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Here Comes Everybody and Here Comes Everybody

Friday, 20 April, 2012

In 2008, Penguin Press published Here Comes Everybody: The Power of Organizing Without Organizations, a book on the effect of the internet on modern group dynamics by Clay Shirky, who says it’s about “what happens when people are given the tools to do things together, without needing traditional organizational structures.” The title, Here Comes Everybody, alludes to HCE, a central figure in James Joyce’s Finnegans Wake.

Pogue Mahones bar, Bolzana Inspired by things Joycean, no doubt, a Celtic punk band formed in North London in 1982. They called themselves Pogue Mahone, this being the Anglicization of the Irish póg mo thóin, meaning “kiss my arse”. Advised to change their name to something more commercially acceptable, they began trading as The Pogues and achieved fame and fortune. Before long, they were gracing world tours with the likes of Elvis Costello, U2 and Bob Dylan, and celebrating huge commercial success with the Christmas song, Fairytale of New York.

Now, back to Joyce, who once said “Ireland sober is Ireland stiff”, meaning the drunkenness was the nation’s more tolerable state. It would seem that the Pogues took this to heart because their front man, Shane MacGowan, began drinking to such excess that he inevitably experienced considerable difficulty with singing and standing and speaking. This led to “misunderstandings” and a parting of the ways followed. All of this is by way of introducing the soon-to-be-published Here Comes Everybody: The Story of The Pogues by James Fearnley, the group’s accordion player. The blurb says that Fearnley “brings to life the youthful friendships, the bust-ups, the amazing gigs, the terrible gigs, the fantastic highs and dramatic lows in a hugely compelling, humorous, moving and honest account of life in one of our most treasured and original bands.” It’s near the top of the Rainy Day beach-lit list already.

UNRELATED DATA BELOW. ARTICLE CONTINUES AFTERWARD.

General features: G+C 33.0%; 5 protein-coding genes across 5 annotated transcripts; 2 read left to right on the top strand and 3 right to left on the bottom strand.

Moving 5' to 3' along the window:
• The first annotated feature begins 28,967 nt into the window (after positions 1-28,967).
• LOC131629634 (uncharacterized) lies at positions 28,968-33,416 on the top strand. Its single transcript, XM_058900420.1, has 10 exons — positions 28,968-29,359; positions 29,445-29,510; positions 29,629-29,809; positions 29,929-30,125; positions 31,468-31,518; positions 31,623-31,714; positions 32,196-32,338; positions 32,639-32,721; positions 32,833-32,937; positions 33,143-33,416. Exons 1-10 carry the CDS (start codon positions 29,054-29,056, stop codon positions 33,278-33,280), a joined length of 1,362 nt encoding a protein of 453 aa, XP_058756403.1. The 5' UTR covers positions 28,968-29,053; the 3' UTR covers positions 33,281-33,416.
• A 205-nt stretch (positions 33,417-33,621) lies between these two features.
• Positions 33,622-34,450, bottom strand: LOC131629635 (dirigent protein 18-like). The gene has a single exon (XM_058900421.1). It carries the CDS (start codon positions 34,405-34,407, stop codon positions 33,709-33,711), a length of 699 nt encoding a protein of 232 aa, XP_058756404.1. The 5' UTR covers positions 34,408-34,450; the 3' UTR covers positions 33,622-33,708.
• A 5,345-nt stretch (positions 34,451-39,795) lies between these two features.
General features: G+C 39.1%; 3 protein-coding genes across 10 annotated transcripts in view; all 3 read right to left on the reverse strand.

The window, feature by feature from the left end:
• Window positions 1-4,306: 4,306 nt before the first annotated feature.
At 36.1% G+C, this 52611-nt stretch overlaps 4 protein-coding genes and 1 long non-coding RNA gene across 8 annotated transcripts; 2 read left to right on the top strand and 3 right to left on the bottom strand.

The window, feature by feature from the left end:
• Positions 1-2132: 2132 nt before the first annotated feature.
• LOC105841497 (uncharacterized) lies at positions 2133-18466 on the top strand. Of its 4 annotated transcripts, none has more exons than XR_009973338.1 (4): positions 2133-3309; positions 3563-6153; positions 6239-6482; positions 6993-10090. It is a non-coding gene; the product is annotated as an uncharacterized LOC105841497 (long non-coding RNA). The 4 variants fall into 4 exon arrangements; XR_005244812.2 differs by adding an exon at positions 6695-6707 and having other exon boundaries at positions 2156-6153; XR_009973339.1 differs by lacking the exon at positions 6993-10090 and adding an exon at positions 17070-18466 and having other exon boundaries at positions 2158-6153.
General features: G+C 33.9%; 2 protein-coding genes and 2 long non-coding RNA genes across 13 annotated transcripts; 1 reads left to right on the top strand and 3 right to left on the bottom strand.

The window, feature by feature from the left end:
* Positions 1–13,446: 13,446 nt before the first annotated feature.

As far as we know, it is not possible to copyright a book title, but if a book succeeds and the author is still living (or his/her heirs are and they hold the rights), and can prove beyond a reasonable doubt that another author was deliberately trying to take advantage of its success by using the same title, our learned friends will be called in and writs for infringement will begin fly like witticisms at a Pogues’ party or snuff at a Finnegan’s wake. It should be noted, though, that copyright on James Joyce’s works in the European Union expired at midnight on 31 December last year so HCE is available for quotation without reference or payment to the Joyce estate.


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